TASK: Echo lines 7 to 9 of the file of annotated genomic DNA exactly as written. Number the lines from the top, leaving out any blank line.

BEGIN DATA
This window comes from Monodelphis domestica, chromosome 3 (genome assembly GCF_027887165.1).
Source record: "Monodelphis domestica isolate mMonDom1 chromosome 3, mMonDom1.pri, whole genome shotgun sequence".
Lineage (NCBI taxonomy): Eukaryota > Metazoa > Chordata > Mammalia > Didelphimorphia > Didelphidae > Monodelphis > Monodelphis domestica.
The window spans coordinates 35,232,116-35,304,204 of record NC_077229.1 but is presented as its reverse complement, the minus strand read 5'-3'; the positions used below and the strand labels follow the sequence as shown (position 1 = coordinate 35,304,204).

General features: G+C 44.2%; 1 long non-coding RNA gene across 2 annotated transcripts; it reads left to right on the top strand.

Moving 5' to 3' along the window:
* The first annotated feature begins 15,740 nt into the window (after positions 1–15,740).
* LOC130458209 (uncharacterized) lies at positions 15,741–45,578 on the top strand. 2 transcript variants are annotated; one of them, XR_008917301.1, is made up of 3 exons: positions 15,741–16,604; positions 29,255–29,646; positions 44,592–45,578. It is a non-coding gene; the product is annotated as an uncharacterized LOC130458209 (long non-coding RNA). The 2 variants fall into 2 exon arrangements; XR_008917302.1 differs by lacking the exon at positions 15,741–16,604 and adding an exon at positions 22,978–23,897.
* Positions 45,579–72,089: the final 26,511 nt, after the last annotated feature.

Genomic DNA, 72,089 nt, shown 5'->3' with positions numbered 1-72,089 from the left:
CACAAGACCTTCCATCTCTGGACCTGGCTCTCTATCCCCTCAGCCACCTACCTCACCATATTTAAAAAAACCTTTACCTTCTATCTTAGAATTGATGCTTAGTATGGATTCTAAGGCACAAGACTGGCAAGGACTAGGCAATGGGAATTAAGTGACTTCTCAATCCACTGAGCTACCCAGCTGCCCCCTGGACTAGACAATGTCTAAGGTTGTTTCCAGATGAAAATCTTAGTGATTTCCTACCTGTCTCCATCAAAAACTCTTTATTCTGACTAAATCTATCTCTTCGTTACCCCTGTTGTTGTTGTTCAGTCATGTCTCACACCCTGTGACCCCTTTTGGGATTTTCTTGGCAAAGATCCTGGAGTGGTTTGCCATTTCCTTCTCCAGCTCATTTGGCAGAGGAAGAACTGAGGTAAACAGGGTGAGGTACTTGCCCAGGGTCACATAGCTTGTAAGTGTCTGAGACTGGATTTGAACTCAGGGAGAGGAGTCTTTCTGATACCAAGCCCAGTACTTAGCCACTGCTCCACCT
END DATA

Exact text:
* The first annotated feature begins 15,740 nt into the window (after positions 1–15,740).
* LOC130458209 (uncharacterized) lies at positions 15,741–45,578 on the top strand. 2 transcript variants are annotated; one of them, XR_008917301.1, is made up of 3 exons: positions 15,741–16,604; positions 29,255–29,646; positions 44,592–45,578. It is a non-coding gene; the product is annotated as an uncharacterized LOC130458209 (long non-coding RNA). The 2 variants fall into 2 exon arrangements; XR_008917302.1 differs by lacking the exon at positions 15,741–16,604 and adding an exon at positions 22,978–23,897.
* Positions 45,579–72,089: the final 26,511 nt, after the last annotated feature.